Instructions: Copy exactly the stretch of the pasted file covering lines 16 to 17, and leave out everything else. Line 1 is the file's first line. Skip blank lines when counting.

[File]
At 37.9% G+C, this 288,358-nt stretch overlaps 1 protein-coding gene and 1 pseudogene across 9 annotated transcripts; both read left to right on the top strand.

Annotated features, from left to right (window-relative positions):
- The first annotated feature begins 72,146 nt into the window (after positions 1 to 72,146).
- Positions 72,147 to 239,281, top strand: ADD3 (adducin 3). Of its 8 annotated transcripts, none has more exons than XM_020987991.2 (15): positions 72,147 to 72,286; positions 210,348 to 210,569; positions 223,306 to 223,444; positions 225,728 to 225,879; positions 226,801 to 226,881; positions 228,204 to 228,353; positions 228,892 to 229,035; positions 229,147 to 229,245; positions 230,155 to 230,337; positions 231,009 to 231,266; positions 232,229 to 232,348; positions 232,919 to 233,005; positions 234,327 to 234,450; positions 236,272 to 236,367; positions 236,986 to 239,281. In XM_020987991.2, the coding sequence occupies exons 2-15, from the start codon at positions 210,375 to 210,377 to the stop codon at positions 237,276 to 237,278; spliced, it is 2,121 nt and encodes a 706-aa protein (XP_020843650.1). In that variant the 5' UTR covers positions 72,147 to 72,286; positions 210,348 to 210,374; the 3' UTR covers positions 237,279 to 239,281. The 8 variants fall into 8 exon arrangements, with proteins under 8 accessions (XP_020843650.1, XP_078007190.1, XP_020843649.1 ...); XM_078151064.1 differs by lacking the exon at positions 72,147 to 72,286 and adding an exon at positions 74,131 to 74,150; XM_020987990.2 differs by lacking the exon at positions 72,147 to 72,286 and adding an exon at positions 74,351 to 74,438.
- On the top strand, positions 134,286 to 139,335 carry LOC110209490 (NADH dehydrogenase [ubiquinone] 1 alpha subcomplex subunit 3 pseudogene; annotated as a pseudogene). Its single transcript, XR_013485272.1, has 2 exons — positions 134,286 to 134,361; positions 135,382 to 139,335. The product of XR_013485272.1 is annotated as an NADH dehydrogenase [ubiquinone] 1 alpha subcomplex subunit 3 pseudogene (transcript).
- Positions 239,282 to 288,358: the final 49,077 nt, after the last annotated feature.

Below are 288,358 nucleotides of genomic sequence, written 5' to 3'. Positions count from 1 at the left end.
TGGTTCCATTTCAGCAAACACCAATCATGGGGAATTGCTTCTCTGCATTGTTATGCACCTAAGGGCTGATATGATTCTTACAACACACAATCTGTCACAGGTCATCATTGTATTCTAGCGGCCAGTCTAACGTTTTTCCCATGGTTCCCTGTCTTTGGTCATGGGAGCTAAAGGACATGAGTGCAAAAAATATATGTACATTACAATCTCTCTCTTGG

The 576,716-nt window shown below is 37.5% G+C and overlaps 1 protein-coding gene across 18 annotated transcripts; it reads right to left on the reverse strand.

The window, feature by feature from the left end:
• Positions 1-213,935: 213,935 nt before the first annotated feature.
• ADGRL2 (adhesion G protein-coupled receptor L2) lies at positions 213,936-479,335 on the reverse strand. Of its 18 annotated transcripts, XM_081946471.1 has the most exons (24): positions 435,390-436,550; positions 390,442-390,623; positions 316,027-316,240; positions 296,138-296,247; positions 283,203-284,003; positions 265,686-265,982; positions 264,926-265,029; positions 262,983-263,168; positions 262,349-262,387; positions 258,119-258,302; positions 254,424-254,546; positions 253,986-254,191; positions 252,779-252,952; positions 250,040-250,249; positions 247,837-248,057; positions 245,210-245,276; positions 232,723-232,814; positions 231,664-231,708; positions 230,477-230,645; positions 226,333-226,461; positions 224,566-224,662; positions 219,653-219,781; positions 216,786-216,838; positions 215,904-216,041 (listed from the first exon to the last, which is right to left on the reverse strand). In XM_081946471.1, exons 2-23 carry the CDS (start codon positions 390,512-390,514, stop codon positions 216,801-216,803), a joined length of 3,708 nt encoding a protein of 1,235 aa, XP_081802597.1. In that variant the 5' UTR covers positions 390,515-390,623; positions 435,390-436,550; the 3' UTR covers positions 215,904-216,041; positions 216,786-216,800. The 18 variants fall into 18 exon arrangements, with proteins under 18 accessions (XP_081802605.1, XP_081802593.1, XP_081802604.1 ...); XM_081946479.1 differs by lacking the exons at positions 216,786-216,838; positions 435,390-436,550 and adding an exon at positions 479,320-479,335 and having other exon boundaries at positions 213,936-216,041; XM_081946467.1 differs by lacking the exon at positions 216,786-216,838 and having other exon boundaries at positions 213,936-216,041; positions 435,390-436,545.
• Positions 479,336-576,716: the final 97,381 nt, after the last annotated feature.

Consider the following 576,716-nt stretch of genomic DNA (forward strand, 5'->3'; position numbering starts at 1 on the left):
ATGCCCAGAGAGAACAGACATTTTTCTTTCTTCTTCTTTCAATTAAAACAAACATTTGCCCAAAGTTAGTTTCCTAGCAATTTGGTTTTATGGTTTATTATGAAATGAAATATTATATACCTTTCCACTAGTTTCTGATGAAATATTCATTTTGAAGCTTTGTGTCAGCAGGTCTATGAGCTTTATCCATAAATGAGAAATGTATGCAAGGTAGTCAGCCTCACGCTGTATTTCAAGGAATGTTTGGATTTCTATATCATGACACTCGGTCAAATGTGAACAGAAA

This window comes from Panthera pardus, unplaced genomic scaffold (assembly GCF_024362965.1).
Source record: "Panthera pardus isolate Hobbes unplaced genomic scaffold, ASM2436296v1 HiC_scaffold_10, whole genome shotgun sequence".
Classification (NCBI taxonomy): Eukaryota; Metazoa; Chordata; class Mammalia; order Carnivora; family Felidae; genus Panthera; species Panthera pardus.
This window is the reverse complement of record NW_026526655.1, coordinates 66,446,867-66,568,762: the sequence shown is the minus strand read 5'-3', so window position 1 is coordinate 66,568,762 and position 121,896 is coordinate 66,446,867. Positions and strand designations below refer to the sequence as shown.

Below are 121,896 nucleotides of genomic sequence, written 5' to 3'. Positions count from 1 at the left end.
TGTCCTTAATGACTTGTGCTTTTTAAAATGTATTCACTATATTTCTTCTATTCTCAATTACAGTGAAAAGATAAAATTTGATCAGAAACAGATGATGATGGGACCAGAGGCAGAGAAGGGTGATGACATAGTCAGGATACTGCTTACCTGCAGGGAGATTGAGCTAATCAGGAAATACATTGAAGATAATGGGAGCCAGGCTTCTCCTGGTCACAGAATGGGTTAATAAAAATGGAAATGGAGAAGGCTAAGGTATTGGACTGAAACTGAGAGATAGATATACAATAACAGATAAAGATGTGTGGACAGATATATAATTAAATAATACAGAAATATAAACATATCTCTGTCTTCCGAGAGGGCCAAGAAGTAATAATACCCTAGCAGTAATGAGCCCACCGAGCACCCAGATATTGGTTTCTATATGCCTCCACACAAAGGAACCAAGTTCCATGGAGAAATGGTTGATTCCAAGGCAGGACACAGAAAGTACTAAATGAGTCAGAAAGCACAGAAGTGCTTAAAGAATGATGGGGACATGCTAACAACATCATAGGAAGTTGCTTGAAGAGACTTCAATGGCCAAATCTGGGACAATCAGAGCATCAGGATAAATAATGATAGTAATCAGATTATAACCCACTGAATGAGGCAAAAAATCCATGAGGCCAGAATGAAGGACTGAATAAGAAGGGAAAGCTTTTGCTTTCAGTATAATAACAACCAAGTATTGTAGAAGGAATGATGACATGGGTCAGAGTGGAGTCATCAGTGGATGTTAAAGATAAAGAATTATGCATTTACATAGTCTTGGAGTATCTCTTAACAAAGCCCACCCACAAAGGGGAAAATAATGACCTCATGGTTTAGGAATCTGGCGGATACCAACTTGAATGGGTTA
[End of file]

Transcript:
This window comes from Panthera pardus, unplaced genomic scaffold (assembly GCF_024362965.1).
Source record: "Panthera pardus isolate Hobbes unplaced genomic scaffold, ASM2436296v1 HiC_scaffold_10, whole genome shotgun sequence".